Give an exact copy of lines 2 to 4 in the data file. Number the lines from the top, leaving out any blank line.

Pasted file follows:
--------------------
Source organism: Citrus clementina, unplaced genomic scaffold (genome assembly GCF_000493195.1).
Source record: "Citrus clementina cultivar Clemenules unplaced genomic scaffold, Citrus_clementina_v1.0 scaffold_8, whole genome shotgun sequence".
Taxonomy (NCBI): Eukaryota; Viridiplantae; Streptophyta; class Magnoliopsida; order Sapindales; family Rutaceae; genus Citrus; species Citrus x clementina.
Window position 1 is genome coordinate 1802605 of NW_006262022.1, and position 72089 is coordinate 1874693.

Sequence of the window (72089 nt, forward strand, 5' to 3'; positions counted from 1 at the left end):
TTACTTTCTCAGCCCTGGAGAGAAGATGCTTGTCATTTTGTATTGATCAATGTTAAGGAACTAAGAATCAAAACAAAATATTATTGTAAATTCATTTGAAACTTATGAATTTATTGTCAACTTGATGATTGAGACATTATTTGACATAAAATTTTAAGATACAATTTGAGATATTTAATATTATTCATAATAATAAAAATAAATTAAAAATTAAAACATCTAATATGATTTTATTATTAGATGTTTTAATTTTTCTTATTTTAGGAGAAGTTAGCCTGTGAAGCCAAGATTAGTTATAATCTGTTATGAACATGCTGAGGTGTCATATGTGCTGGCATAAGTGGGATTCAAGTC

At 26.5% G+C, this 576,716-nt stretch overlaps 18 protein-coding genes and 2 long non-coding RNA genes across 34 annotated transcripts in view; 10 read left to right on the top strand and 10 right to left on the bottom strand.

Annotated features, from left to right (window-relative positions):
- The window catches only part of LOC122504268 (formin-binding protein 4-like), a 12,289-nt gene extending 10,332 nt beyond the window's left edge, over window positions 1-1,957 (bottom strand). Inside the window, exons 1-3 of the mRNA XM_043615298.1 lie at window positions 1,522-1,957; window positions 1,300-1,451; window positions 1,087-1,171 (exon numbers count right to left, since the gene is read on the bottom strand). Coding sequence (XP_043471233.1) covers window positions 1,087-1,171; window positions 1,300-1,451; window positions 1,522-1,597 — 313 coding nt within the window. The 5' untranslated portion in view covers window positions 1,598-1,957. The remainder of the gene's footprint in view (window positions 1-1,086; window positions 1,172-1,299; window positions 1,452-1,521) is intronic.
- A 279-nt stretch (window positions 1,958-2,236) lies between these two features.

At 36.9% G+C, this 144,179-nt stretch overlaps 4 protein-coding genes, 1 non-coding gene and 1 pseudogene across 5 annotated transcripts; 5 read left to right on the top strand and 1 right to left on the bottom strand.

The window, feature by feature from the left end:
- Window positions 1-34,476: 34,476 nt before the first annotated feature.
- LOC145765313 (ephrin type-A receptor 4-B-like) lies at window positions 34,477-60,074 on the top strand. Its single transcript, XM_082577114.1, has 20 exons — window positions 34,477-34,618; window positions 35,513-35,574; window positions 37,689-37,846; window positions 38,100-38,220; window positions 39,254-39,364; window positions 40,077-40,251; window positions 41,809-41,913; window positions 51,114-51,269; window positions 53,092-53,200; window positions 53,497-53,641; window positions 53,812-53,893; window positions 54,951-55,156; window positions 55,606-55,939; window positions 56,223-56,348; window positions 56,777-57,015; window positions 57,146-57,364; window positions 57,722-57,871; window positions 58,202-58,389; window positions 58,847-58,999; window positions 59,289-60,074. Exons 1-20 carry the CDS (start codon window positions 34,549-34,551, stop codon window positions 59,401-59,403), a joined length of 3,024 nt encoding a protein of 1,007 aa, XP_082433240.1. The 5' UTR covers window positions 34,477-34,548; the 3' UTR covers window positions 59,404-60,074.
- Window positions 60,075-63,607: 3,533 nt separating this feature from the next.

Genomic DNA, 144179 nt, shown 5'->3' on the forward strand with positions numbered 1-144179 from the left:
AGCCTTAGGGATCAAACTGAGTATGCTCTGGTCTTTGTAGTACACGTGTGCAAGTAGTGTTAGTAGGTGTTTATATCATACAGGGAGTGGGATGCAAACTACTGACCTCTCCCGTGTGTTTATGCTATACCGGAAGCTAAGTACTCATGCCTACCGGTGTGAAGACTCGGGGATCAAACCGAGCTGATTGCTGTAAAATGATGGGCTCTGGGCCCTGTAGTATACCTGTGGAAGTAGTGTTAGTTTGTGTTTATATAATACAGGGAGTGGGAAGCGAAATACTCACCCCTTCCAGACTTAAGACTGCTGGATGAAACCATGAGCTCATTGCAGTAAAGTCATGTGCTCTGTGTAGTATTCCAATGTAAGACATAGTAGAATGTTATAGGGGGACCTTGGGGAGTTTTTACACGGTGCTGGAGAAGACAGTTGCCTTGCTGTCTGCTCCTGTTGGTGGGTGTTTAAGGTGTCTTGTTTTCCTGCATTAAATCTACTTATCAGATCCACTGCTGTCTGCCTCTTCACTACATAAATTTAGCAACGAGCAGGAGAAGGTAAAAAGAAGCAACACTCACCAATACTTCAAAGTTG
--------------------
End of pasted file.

Source record: "Citrus clementina cultivar Clemenules unplaced genomic scaffold, Citrus_clementina_v1.0 scaffold_8, whole genome shotgun sequence".
Taxonomy (NCBI): Eukaryota; Viridiplantae; Streptophyta; class Magnoliopsida; order Sapindales; family Rutaceae; genus Citrus; species Citrus x clementina.
Window position 1 is genome coordinate 1802605 of NW_006262022.1, and position 72089 is coordinate 1874693.